Regional hippocampal vulnerability in early multiple sclerosis: Dynamic pathological spreading from dentate gyrus to CA1

Regional hippocampal vulnerability in early multiple sclerosis: Dynamic pathological spreading... INTRODUCTIONPatients with multiple sclerosis (MS) are often afflicted with episodic memory impairment and, over the past decade, a growing number of studies have investigated how hippocampal abnormalities might be related to this deficit (Dutta et al., ; Hulst et al., ; Planche et al., ; Sicotte et al., ). Postmortem anatomopathological analyses of MS brains, together with studies on animal models of MS, have described early microglial activation, neuronal loss, synaptic dysfunction and demyelination within different regions of the hippocampus (Dutta et al., ; Papadopoulos et al., ; Planche et al., ). However, the time course of these alterations and the inter‐relations between the different types of cellular modifications during the evolution of the disease remain largely unknown.One way to isolate pathogenic mechanisms within the hippocampal circuit is to study its regional vulnerability (Small, ). Indeed, the hippocampus is composed of distinct subfields whose morphological, cellular, molecular, functional, and connectivity profiles are very different: the dentate gyrus, the cornu ammonis (CA, with subdivisions from CA1 to CA4) and the subiculum. Initially used to study Alzheimer's disease and physiological aging (West, Coleman, Flood, & Troncoso, ), this approach of interrogating differentially the malfunctioning hippocampal circuit has been adapted more recently http://www.deepdyve.com/assets/images/DeepDyve-Logo-lg.png Human Brain Mapping Wiley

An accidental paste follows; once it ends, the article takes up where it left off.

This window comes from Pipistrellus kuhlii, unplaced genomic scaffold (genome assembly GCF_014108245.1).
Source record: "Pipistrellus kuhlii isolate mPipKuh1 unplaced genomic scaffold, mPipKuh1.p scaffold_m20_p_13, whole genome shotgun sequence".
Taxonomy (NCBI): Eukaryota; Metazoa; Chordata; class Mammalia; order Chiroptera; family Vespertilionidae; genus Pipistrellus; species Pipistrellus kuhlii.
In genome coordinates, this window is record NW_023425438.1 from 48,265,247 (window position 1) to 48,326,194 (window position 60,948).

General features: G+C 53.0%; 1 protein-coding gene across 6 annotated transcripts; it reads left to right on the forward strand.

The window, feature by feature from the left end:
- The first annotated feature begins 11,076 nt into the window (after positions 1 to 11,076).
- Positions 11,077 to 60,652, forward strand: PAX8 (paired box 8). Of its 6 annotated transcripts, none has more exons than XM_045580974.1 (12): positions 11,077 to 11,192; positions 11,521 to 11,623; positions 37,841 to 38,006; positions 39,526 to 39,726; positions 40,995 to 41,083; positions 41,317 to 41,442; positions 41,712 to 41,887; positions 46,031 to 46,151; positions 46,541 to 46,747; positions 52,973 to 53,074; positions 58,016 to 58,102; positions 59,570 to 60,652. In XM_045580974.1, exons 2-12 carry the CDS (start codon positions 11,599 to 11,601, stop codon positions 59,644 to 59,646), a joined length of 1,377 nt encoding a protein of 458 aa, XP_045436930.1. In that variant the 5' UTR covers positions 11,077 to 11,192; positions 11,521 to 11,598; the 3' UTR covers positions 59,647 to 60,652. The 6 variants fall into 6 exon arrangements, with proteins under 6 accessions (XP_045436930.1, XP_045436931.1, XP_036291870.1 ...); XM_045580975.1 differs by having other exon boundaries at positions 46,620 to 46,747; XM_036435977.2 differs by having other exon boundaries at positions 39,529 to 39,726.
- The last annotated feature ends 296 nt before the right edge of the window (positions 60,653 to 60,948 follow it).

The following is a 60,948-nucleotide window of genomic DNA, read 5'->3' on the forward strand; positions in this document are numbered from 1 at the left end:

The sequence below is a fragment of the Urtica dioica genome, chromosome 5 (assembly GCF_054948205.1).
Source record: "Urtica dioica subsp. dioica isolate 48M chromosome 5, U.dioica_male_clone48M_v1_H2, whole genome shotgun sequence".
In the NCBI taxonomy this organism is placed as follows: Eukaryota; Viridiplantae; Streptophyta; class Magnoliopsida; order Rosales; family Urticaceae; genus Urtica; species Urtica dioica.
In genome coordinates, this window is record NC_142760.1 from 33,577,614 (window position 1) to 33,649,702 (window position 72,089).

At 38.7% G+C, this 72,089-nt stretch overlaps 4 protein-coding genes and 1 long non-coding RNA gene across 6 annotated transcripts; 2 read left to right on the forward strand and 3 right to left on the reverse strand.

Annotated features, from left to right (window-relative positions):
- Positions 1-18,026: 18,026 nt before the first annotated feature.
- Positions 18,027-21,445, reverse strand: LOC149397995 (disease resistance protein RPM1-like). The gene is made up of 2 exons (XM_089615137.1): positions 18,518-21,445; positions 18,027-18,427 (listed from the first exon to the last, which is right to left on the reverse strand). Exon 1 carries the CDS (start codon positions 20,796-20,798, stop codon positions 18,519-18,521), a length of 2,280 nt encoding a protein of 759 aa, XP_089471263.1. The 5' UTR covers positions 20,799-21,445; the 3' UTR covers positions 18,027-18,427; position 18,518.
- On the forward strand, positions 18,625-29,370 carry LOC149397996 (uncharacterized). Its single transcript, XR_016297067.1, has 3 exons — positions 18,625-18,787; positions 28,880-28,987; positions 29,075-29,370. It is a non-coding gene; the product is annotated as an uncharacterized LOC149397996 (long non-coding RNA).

Regional hippocampal vulnerability in early multiple sclerosis: Dynamic pathological spreading from dentate gyrus to CA1

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Publisher
Wiley Subscription Services, Inc., A Wiley Company
Copyright
© 2018 Wiley Periodicals, Inc.
ISSN
1065-9471
eISSN
1097-0193
D.O.I.
10.1002/hbm.23970
Publisher site
See Article on Publisher Site

Abstract

INTRODUCTIONPatients with multiple sclerosis (MS) are often afflicted with episodic memory impairment and, over the past decade, a growing number of studies have investigated how hippocampal abnormalities might be related to this deficit (Dutta et al., ; Hulst et al., ; Planche et al., ; Sicotte et al., ). Postmortem anatomopathological analyses of MS brains, together with studies on animal models of MS, have described early microglial activation, neuronal loss, synaptic dysfunction and demyelination within different regions of the hippocampus (Dutta et al., ; Papadopoulos et al., ; Planche et al., ). However, the time course of these alterations and the inter‐relations between the different types of cellular modifications during the evolution of the disease remain largely unknown.One way to isolate pathogenic mechanisms within the hippocampal circuit is to study its regional vulnerability (Small, ). Indeed, the hippocampus is composed of distinct subfields whose morphological, cellular, molecular, functional, and connectivity profiles are very different: the dentate gyrus, the cornu ammonis (CA, with subdivisions from CA1 to CA4) and the subiculum. Initially used to study Alzheimer's disease and physiological aging (West, Coleman, Flood, & Troncoso, ), this approach of interrogating differentially the malfunctioning hippocampal circuit has been adapted more recently

Journal

Human Brain MappingWiley

Published: Jan 1, 2018

Keywords: ; ; ; ; ; ;

References

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